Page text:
"Iran's Petroleum Minister Bijan Zanganeh recommended Islamabad demand help from third-party companies for the completion and acceleration of the project on the Pakistani soil," Ali Majedi, a deputy petroleum minister in charge of international affairs, said.
He was quoted by The News International, a Pakistani newspaper, as saying Monday it was possible that some of those companies could buy natural gas from Iran and then sell it to Pakistan.
Iran last week backed out of a $500 million finance commitment to help Pakistan build the pipeline on its side of the border because of the sanctions constraints.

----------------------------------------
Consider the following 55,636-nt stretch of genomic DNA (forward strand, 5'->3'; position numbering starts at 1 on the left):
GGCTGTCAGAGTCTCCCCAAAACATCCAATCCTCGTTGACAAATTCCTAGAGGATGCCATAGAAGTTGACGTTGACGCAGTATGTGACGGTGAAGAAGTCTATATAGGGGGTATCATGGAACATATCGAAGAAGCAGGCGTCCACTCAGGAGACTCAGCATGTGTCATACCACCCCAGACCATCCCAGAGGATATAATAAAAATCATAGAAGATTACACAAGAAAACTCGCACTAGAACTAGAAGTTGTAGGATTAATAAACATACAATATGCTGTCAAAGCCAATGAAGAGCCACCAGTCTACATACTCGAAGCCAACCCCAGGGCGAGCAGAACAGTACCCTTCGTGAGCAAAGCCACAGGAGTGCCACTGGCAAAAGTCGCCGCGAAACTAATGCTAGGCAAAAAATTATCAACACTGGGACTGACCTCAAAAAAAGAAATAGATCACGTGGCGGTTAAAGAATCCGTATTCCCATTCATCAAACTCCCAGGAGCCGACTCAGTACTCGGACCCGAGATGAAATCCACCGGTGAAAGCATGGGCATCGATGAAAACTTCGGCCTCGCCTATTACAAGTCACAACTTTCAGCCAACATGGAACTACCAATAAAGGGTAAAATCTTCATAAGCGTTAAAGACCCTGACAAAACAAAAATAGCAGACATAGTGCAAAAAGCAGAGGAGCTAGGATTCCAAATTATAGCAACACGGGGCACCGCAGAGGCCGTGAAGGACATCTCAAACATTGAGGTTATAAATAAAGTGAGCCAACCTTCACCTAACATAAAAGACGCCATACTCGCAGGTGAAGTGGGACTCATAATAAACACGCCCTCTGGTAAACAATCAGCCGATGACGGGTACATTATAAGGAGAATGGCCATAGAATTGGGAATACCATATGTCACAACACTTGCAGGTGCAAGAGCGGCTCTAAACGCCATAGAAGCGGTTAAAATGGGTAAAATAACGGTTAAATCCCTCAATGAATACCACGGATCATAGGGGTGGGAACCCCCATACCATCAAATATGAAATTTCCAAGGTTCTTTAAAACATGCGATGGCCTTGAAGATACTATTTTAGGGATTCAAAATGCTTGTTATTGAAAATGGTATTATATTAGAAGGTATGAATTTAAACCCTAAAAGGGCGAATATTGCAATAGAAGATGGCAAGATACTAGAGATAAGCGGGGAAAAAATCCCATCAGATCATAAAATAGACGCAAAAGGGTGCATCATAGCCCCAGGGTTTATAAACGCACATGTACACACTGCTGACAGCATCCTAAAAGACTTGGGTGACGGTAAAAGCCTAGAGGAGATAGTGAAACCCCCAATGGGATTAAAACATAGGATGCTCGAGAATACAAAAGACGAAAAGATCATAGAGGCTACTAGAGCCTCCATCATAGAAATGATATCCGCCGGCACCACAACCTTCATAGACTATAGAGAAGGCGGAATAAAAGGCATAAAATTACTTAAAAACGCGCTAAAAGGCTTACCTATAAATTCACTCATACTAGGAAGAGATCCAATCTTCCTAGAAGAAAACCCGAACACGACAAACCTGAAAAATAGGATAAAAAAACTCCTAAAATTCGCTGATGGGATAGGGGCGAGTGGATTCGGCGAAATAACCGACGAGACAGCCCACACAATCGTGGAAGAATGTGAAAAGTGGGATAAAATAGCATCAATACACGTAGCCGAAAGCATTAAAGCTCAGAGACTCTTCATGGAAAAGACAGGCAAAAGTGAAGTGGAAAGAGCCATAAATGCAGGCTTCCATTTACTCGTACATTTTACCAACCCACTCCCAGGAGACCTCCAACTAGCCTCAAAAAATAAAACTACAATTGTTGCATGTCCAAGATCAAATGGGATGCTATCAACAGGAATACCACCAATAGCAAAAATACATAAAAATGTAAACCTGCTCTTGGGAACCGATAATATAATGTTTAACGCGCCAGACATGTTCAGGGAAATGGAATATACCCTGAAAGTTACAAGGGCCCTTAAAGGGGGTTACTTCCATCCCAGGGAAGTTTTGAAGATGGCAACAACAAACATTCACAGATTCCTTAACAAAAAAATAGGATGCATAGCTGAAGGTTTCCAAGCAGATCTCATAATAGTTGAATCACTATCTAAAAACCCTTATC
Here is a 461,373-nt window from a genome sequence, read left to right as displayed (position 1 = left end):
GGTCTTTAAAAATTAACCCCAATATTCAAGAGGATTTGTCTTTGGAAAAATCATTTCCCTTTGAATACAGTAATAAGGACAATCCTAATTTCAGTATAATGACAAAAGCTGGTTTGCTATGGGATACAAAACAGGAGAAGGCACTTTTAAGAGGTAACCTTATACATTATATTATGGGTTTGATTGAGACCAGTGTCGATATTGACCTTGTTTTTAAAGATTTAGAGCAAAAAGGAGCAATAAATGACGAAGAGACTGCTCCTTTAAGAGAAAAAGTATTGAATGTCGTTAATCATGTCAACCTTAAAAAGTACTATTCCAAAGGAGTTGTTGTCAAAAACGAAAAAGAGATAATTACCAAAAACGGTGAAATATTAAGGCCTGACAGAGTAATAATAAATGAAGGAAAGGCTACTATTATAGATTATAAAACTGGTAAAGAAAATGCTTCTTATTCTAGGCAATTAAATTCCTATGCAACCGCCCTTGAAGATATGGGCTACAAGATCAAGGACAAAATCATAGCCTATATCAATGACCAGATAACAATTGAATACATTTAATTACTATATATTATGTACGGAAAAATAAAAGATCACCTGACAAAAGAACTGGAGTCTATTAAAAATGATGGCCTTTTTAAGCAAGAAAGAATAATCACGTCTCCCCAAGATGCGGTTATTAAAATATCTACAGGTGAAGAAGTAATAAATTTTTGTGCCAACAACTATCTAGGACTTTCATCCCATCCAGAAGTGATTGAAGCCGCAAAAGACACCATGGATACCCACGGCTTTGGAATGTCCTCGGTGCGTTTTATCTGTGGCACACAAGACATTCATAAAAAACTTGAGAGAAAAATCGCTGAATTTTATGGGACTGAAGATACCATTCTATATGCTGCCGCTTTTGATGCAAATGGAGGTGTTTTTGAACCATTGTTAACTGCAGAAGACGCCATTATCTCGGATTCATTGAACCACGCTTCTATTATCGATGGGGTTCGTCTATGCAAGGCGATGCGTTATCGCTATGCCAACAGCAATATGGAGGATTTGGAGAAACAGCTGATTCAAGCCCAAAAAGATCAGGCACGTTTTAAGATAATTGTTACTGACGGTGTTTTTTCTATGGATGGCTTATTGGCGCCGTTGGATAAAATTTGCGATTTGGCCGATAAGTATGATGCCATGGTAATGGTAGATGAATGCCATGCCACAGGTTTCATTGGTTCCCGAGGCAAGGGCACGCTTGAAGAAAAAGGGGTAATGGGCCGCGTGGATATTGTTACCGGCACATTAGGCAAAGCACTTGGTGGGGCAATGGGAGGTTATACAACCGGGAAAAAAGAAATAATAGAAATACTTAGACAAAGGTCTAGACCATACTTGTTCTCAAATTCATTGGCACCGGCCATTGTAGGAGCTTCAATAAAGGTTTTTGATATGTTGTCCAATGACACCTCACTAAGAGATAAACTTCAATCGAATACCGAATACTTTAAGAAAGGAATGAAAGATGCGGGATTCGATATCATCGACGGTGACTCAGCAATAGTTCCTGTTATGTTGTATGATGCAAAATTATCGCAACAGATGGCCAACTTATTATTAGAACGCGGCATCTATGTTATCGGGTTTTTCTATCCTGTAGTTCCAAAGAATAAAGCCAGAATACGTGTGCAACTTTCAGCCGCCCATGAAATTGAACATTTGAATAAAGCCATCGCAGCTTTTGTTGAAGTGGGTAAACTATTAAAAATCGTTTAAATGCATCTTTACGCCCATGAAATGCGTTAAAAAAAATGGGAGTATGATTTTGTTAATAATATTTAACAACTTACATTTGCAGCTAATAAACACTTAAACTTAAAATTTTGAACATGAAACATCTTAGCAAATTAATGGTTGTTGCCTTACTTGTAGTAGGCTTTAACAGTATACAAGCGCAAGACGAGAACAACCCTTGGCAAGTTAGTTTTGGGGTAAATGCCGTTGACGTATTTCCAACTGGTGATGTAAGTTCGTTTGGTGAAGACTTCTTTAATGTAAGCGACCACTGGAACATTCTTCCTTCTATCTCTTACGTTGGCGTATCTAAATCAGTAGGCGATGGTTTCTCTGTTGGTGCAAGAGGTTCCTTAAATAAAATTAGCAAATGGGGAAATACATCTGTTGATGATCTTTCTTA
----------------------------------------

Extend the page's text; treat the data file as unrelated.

Pakistani Minister for Petroleum and Natural Resources Shahid Khaqan Abbasi said his government was still interested in the project, though it was unlikely to move ahead until sanctions on Iran are lifted, the newspaper reported.
Pakistan was slated to get 21 million cubic feet of natural gas per day from the Iranian pipeline.
The Pakistani government said the aging infrastructure in the country means it needs outside help to keep up with energy demand.
The U.S. government supports a rival pipeline that would deliver natural gas to Pakistan from Turkmenistan.
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